Gluten free baked food products tend to either aim for a vague approximation of the original, or completely bypass it and settle themselves happily into the category of ‘mysterious wad’. Until recently, most gluten-free breads have tried earnestly (and very successfully) to replicate cardboard rather than a genuine loaf (thank God for Genius). Cakes and biscuits are usually more successful, relying less on a well-formed gluten structure than bread, though occasionally they can be mouth-numbingly dry.
Home recipes can meet with a similar range of results, from unusual brown dollops in the bottom of a baking tray, to fantastic fresh rustic (and often unusual) loaves that have to be greedily gobbled down with butter while still warm. Even the best recipes can be inconsistent though (in my experience), except for this little gem I discovered last week.
So then, 5 minutes before dinner is ready (minestrone soup, since you ask), what do you do? Set the table? Open a bottle of wine? Sensible ideas, but not me, I decided to ‘have a go’ at gluten free flatbread. Never done it before (not in 5 minutes anyway), but hey, why not. And how was it? It was fantastic, incredibly easy to make and definitely one of the best savoury gluten-free recipes I’ve ever cooked – crispy and light with a delicious fresh bread flavour. You can use whichever shop bought gluten free flour blend with xantham gum you can get (e.g. Doves Farm in the UK, Bob’s Red Mill in the USA), I use my gluten free flour blend here, which gives measurements by weight (g or oz) or volume (cups).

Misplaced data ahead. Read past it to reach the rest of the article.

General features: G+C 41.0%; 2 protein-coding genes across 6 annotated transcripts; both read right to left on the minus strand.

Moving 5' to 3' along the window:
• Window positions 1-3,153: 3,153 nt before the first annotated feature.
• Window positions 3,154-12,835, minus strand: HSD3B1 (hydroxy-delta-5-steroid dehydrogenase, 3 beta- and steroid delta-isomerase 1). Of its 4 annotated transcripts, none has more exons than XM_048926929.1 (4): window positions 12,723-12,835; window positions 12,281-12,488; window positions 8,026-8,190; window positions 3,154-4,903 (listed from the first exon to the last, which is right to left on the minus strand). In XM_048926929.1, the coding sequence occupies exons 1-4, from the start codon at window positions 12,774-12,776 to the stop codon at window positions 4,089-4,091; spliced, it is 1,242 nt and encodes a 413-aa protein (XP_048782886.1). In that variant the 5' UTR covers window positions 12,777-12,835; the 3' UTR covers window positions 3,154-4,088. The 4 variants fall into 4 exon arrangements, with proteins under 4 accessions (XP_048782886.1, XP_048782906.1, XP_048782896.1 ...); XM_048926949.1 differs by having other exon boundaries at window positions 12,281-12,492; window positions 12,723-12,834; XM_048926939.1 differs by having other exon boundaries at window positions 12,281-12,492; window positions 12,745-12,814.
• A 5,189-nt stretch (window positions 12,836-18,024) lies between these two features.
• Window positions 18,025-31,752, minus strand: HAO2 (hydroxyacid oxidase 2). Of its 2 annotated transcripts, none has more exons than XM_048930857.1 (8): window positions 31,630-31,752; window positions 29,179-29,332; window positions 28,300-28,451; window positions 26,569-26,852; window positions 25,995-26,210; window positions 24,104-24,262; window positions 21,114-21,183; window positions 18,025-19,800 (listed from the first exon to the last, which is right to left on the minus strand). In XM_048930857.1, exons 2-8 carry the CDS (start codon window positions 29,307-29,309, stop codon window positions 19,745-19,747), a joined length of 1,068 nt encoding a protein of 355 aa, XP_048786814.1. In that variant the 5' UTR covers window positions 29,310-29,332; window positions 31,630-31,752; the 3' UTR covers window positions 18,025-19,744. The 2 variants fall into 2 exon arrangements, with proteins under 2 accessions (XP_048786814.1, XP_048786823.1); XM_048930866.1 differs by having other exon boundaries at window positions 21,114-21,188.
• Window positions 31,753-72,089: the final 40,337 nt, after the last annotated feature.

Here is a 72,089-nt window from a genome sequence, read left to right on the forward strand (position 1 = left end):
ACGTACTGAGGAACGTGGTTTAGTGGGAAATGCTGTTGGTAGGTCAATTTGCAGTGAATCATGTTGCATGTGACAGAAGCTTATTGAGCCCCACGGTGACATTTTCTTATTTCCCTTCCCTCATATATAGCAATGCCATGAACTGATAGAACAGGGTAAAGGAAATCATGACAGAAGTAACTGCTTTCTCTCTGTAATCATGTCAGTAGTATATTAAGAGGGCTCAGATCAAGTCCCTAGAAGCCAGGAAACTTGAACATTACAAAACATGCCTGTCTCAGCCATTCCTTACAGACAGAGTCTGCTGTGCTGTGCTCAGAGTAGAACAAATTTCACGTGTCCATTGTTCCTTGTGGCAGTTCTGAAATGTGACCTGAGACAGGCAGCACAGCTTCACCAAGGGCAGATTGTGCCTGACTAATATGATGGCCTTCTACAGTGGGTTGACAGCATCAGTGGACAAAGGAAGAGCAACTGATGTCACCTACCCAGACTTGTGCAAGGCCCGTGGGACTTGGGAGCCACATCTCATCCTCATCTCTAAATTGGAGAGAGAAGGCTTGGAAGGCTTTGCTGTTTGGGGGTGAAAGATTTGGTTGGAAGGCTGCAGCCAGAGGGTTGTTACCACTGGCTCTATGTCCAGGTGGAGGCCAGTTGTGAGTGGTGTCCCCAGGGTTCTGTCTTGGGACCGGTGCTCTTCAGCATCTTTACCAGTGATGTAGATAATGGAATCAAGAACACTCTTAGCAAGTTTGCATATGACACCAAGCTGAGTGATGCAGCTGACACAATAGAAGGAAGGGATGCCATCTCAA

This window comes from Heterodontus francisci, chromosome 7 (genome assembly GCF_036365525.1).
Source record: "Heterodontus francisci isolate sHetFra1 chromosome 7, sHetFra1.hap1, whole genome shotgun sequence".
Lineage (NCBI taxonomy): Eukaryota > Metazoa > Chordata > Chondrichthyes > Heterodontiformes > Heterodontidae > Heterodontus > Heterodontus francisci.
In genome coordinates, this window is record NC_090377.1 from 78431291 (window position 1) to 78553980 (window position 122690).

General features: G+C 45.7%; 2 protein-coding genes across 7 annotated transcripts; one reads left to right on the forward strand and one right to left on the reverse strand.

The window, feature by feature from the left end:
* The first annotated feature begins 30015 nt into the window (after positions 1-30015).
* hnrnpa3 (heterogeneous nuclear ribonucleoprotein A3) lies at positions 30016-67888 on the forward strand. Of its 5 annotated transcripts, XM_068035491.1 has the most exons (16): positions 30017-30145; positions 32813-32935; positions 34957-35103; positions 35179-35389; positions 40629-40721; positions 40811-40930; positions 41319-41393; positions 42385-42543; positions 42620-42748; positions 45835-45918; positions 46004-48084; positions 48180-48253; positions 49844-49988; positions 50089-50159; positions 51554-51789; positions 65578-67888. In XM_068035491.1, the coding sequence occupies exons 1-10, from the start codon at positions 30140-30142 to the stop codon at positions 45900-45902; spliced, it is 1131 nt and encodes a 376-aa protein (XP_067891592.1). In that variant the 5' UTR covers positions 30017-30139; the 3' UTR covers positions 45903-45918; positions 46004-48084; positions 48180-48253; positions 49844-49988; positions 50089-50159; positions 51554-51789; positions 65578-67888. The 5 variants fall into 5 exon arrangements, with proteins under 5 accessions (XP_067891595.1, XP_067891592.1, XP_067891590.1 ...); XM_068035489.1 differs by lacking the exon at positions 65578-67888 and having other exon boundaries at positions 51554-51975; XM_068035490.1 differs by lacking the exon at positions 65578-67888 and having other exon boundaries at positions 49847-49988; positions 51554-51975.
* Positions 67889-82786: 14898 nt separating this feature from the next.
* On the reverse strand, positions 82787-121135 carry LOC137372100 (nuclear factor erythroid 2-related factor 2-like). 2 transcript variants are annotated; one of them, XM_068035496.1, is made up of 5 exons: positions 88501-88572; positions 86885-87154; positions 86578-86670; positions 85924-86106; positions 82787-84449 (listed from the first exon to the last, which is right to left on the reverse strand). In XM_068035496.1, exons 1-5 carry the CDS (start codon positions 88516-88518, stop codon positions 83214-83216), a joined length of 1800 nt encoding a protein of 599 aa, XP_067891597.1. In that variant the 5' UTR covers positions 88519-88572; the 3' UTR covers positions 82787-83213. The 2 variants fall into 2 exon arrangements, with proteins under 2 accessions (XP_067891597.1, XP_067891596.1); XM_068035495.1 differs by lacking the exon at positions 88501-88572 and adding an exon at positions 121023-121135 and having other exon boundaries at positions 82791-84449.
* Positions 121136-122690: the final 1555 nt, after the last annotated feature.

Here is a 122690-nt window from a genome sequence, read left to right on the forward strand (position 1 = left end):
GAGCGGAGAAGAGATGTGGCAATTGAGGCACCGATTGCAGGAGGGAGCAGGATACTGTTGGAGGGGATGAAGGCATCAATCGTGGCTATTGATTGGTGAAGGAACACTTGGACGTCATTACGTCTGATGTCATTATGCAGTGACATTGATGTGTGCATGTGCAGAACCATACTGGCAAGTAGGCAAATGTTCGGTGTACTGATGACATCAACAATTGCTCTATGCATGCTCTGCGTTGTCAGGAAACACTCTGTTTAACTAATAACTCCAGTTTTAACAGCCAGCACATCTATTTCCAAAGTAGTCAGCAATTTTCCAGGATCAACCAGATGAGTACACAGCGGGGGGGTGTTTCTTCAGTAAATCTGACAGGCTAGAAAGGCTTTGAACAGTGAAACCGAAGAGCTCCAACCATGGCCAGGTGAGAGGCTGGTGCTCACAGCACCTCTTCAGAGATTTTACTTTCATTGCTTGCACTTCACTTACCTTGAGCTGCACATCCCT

Gluten Free Flatbread
150g gluten free flour blend (my recipe here)
1/2 tsp cumin seeds
- Preheat the grill to as hot as it will go.
- Add water gradually to the flour in a bowl and mix until the mixture is the consistency of creamed butter and sugar (i.e. like cake mixture).
- Oil a baking tray (or grill pan) with the olive oil. Spoon the mixture roughly on to the tray, then drizzle oil over the top. Oil your hands too.
- With your hands, flatten the mixture out into a rough rectangle – it should be as thin as you can get it, with areas where the dough is almost translucent (“windowpaning”).
- Sprinkle sea salt over the top and then put under the grill. Keep an eye on it – the dough will start to bubble and char in places – take it out and turn it over.
- Before the dough is charring on the other side, take it out and scatter cumin seeds over the flatbread, then place back under the grill until it is lightly charred.
- Cut into smaller rectangles and scatter with parsley or basil. Serve immediately with soup or dips.
You may find the dough lifts up at the edges after turning, and start to cook too quickly – in this case, just wait until the edges have browned then cut them off and carry on cooking the remainder.
Experiment – you could try black onion seeds or fennel in place of cumin, or even pine nuts and rosemary. Heck, I reckon if you get the moisture levels of the tomato sauce right and the grill hot enough, you could turn this into a decent thin and crispy pizza. Somewhere between Jeff Varasano’s epic pizza recipe and Heston Blumenthal’s home pizza method lies the answer.
UPDATE: Just as I suspected, this makes great pizza – here is my quick gluten free pizza recipe.